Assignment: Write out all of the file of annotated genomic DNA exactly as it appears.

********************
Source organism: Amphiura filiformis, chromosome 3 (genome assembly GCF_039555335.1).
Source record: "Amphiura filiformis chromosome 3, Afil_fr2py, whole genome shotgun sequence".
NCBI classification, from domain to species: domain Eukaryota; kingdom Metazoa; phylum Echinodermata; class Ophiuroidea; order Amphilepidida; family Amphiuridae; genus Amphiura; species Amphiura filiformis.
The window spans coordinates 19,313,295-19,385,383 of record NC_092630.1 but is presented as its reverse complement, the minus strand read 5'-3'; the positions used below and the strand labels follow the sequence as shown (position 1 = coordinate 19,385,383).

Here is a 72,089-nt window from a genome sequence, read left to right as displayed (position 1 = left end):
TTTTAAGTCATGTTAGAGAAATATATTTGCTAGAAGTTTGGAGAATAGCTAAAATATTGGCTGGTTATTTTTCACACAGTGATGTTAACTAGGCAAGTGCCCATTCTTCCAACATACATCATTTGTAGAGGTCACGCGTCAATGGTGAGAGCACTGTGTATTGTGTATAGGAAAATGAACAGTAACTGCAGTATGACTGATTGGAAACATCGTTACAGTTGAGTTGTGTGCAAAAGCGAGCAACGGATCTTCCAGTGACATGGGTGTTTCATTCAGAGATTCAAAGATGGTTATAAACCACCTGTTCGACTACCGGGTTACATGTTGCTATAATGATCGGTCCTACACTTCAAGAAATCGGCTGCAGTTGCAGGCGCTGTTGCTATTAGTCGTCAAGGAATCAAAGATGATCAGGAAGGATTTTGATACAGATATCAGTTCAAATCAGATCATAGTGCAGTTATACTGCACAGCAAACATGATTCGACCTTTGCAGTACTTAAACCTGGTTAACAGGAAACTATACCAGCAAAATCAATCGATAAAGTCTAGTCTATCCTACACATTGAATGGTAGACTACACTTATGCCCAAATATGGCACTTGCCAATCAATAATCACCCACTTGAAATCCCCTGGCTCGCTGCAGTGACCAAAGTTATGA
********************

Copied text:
Source organism: Amphiura filiformis, chromosome 3 (genome assembly GCF_039555335.1).
Source record: "Amphiura filiformis chromosome 3, Afil_fr2py, whole genome shotgun sequence".
NCBI classification, from domain to species: domain Eukaryota; kingdom Metazoa; phylum Echinodermata; class Ophiuroidea; order Amphilepidida; family Amphiuridae; genus Amphiura; species Amphiura filiformis.
The window spans coordinates 19,313,295-19,385,383 of record NC_092630.1 but is presented as its reverse complement, the minus strand read 5'-3'; the positions used below and the strand labels follow the sequence as shown (position 1 = coordinate 19,385,383).

Here is a 72,089-nt window from a genome sequence, read left to right as displayed (position 1 = left end):
TTTTAAGTCATGTTAGAGAAATATATTTGCTAGAAGTTTGGAGAATAGCTAAAATATTGGCTGGTTATTTTTCACACAGTGATGTTAACTAGGCAAGTGCCCATTCTTCCAACATACATCATTTGTAGAGGTCACGCGTCAATGGTGAGAGCACTGTGTATTGTGTATAGGAAAATGAACAGTAACTGCAGTATGACTGATTGGAAACATCGTTACAGTTGAGTTGTGTGCAAAAGCGAGCAACGGATCTTCCAGTGACATGGGTGTTTCATTCAGAGATTCAAAGATGGTTATAAACCACCTGTTCGACTACCGGGTTACATGTTGCTATAATGATCGGTCCTACACTTCAAGAAATCGGCTGCAGTTGCAGGCGCTGTTGCTATTAGTCGTCAAGGAATCAAAGATGATCAGGAAGGATTTTGATACAGATATCAGTTCAAATCAGATCATAGTGCAGTTATACTGCACAGCAAACATGATTCGACCTTTGCAGTACTTAAACCTGGTTAACAGGAAACTATACCAGCAAAATCAATCGATAAAGTCTAGTCTATCCTACACATTGAATGGTAGACTACACTTATGCCCAAATATGGCACTTGCCAATCAATAATCACCCACTTGAAATCCCCTGGCTCGCTGCAGTGACCAAAGTTATGA